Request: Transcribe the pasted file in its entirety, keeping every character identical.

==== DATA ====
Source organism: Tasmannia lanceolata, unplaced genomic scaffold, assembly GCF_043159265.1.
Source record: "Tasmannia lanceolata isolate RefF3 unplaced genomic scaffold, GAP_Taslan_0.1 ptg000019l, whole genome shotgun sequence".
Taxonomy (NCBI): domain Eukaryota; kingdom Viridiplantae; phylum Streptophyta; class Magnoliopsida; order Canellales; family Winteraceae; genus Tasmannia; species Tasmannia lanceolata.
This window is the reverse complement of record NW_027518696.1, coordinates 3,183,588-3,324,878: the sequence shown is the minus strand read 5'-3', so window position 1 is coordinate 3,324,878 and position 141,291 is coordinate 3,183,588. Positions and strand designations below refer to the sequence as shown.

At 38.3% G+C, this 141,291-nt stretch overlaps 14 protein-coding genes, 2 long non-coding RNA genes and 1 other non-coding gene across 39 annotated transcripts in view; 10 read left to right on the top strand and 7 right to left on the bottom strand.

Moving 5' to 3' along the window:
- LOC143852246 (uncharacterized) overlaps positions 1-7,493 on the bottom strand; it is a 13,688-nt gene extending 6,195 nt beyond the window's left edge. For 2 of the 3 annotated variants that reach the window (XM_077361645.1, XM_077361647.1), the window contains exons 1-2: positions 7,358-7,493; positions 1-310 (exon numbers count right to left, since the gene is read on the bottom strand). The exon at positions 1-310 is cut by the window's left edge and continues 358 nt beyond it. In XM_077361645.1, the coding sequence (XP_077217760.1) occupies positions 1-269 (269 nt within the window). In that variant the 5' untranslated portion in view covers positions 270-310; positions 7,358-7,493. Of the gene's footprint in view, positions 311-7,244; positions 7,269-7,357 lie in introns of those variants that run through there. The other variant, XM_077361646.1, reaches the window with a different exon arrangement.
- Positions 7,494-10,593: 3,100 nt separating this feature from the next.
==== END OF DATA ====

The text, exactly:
Source organism: Tasmannia lanceolata, unplaced genomic scaffold, assembly GCF_043159265.1.
Source record: "Tasmannia lanceolata isolate RefF3 unplaced genomic scaffold, GAP_Taslan_0.1 ptg000019l, whole genome shotgun sequence".
Taxonomy (NCBI): domain Eukaryota; kingdom Viridiplantae; phylum Streptophyta; class Magnoliopsida; order Canellales; family Winteraceae; genus Tasmannia; species Tasmannia lanceolata.
This window is the reverse complement of record NW_027518696.1, coordinates 3,183,588-3,324,878: the sequence shown is the minus strand read 5'-3', so window position 1 is coordinate 3,324,878 and position 141,291 is coordinate 3,183,588. Positions and strand designations below refer to the sequence as shown.

At 38.3% G+C, this 141,291-nt stretch overlaps 14 protein-coding genes, 2 long non-coding RNA genes and 1 other non-coding gene across 39 annotated transcripts in view; 10 read left to right on the top strand and 7 right to left on the bottom strand.

Moving 5' to 3' along the window:
- LOC143852246 (uncharacterized) overlaps positions 1-7,493 on the bottom strand; it is a 13,688-nt gene extending 6,195 nt beyond the window's left edge. For 2 of the 3 annotated variants that reach the window (XM_077361645.1, XM_077361647.1), the window contains exons 1-2: positions 7,358-7,493; positions 1-310 (exon numbers count right to left, since the gene is read on the bottom strand). The exon at positions 1-310 is cut by the window's left edge and continues 358 nt beyond it. In XM_077361645.1, the coding sequence (XP_077217760.1) occupies positions 1-269 (269 nt within the window). In that variant the 5' untranslated portion in view covers positions 270-310; positions 7,358-7,493. Of the gene's footprint in view, positions 311-7,244; positions 7,269-7,357 lie in introns of those variants that run through there. The other variant, XM_077361646.1, reaches the window with a different exon arrangement.
- Positions 7,494-10,593: 3,100 nt separating this feature from the next.